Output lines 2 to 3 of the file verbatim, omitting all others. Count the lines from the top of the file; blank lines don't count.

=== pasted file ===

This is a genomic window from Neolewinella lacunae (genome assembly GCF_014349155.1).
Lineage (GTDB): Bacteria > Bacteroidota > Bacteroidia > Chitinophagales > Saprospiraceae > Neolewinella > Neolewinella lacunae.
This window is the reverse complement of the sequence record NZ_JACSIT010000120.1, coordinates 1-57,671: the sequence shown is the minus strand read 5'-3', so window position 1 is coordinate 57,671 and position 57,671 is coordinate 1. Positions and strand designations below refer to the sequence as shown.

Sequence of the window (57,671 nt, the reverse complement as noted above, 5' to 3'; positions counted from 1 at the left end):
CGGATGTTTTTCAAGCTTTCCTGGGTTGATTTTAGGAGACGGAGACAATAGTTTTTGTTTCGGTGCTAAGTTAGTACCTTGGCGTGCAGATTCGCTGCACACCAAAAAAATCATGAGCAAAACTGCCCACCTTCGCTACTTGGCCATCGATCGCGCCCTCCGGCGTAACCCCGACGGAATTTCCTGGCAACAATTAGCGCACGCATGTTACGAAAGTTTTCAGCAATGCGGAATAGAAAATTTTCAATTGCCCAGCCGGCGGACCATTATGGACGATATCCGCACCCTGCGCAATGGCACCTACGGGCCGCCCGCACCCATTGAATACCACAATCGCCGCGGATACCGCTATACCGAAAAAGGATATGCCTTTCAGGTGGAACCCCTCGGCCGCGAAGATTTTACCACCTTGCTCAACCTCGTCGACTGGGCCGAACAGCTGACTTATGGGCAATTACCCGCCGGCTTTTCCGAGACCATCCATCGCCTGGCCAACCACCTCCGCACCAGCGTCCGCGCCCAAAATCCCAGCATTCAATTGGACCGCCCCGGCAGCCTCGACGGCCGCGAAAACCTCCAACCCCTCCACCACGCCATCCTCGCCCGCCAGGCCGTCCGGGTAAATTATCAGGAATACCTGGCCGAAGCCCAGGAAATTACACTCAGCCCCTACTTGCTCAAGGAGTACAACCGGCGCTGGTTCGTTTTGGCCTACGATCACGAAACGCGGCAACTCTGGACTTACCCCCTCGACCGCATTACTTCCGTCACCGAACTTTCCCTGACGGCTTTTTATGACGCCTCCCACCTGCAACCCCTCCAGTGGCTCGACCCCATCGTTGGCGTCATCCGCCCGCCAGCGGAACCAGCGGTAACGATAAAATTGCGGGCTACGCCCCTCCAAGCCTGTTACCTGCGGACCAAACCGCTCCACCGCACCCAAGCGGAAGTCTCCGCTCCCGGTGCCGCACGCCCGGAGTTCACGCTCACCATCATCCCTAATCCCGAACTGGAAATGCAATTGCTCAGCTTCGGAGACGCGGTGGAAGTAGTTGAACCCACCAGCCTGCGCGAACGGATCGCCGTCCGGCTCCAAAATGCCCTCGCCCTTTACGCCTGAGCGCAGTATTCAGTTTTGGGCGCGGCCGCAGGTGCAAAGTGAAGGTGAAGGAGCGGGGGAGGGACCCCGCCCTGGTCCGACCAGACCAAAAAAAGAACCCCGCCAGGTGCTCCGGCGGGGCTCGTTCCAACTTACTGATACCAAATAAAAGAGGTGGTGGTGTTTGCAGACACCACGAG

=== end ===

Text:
Lineage (GTDB): Bacteria > Bacteroidota > Bacteroidia > Chitinophagales > Saprospiraceae > Neolewinella > Neolewinella lacunae.
This window is the reverse complement of the sequence record NZ_JACSIT010000120.1, coordinates 1-57,671: the sequence shown is the minus strand read 5'-3', so window position 1 is coordinate 57,671 and position 57,671 is coordinate 1. Positions and strand designations below refer to the sequence as shown.